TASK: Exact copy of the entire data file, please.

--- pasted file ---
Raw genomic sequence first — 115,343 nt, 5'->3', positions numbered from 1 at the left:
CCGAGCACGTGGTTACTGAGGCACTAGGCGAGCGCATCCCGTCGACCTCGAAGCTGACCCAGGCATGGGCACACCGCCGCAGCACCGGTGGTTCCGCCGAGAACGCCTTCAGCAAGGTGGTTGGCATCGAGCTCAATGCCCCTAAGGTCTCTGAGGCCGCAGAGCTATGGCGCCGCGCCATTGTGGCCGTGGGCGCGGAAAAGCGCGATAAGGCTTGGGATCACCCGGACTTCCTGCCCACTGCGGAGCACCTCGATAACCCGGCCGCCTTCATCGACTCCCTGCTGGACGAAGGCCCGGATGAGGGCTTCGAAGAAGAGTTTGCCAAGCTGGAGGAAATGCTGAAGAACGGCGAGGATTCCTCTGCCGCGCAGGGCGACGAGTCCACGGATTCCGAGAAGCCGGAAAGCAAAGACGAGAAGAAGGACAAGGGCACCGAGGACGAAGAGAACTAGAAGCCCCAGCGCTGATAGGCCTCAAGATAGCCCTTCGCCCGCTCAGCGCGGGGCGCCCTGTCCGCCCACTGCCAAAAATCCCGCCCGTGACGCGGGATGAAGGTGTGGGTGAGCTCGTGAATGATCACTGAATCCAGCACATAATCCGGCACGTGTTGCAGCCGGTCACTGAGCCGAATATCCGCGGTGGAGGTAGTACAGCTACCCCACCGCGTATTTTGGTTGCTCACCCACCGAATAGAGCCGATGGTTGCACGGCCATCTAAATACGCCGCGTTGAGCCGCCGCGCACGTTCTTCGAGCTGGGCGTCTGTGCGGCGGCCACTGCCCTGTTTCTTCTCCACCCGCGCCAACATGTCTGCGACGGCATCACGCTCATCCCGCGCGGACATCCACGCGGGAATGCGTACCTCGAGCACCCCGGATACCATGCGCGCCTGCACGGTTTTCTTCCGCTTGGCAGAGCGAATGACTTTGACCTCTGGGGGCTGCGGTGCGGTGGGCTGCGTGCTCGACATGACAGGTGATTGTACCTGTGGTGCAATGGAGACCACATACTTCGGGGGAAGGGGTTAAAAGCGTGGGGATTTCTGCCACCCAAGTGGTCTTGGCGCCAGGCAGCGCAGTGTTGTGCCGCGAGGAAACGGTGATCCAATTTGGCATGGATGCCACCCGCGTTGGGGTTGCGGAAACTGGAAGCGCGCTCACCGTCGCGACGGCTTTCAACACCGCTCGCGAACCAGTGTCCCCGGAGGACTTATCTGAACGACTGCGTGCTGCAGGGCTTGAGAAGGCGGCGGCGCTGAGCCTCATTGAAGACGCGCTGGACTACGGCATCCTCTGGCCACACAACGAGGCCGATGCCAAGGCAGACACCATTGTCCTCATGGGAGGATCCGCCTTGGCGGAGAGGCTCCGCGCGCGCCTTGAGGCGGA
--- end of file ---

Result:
Raw genomic sequence first — 115,343 nt, 5'->3', positions numbered from 1 at the left:
CCGAGCACGTGGTTACTGAGGCACTAGGCGAGCGCATCCCGTCGACCTCGAAGCTGACCCAGGCATGGGCACACCGCCGCAGCACCGGTGGTTCCGCCGAGAACGCCTTCAGCAAGGTGGTTGGCATCGAGCTCAATGCCCCTAAGGTCTCTGAGGCCGCAGAGCTATGGCGCCGCGCCATTGTGGCCGTGGGCGCGGAAAAGCGCGATAAGGCTTGGGATCACCCGGACTTCCTGCCCACTGCGGAGCACCTCGATAACCCGGCCGCCTTCATCGACTCCCTGCTGGACGAAGGCCCGGATGAGGGCTTCGAAGAAGAGTTTGCCAAGCTGGAGGAAATGCTGAAGAACGGCGAGGATTCCTCTGCCGCGCAGGGCGACGAGTCCACGGATTCCGAGAAGCCGGAAAGCAAAGACGAGAAGAAGGACAAGGGCACCGAGGACGAAGAGAACTAGAAGCCCCAGCGCTGATAGGCCTCAAGATAGCCCTTCGCCCGCTCAGCGCGGGGCGCCCTGTCCGCCCACTGCCAAAAATCCCGCCCGTGACGCGGGATGAAGGTGTGGGTGAGCTCGTGAATGATCACTGAATCCAGCACATAATCCGGCACGTGTTGCAGCCGGTCACTGAGCCGAATATCCGCGGTGGAGGTAGTACAGCTACCCCACCGCGTATTTTGGTTGCTCACCCACCGAATAGAGCCGATGGTTGCACGGCCATCTAAATACGCCGCGTTGAGCCGCCGCGCACGTTCTTCGAGCTGGGCGTCTGTGCGGCGGCCACTGCCCTGTTTCTTCTCCACCCGCGCCAACATGTCTGCGACGGCATCACGCTCATCCCGCGCGGACATCCACGCGGGAATGCGTACCTCGAGCACCCCGGATACCATGCGCGCCTGCACGGTTTTCTTCCGCTTGGCAGAGCGAATGACTTTGACCTCTGGGGGCTGCGGTGCGGTGGGCTGCGTGCTCGACATGACAGGTGATTGTACCTGTGGTGCAATGGAGACCACATACTTCGGGGGAAGGGGTTAAAAGCGTGGGGATTTCTGCCACCCAAGTGGTCTTGGCGCCAGGCAGCGCAGTGTTGTGCCGCGAGGAAACGGTGATCCAATTTGGCATGGATGCCACCCGCGTTGGGGTTGCGGAAACTGGAAGCGCGCTCACCGTCGCGACGGCTTTCAACACCGCTCGCGAACCAGTGTCCCCGGAGGACTTATCTGAACGACTGCGTGCTGCAGGGCTTGAGAAGGCGGCGGCGCTGAGCCTCATTGAAGACGCGCTGGACTACGGCATCCTCTGGCCACACAACGAGGCCGATGCCAAGGCAGACACCATTGTCCTCATGGGAGGATCCGCCTTGGCGGAGAGGCTCCGCGCGCGCCTTGAGGCGGA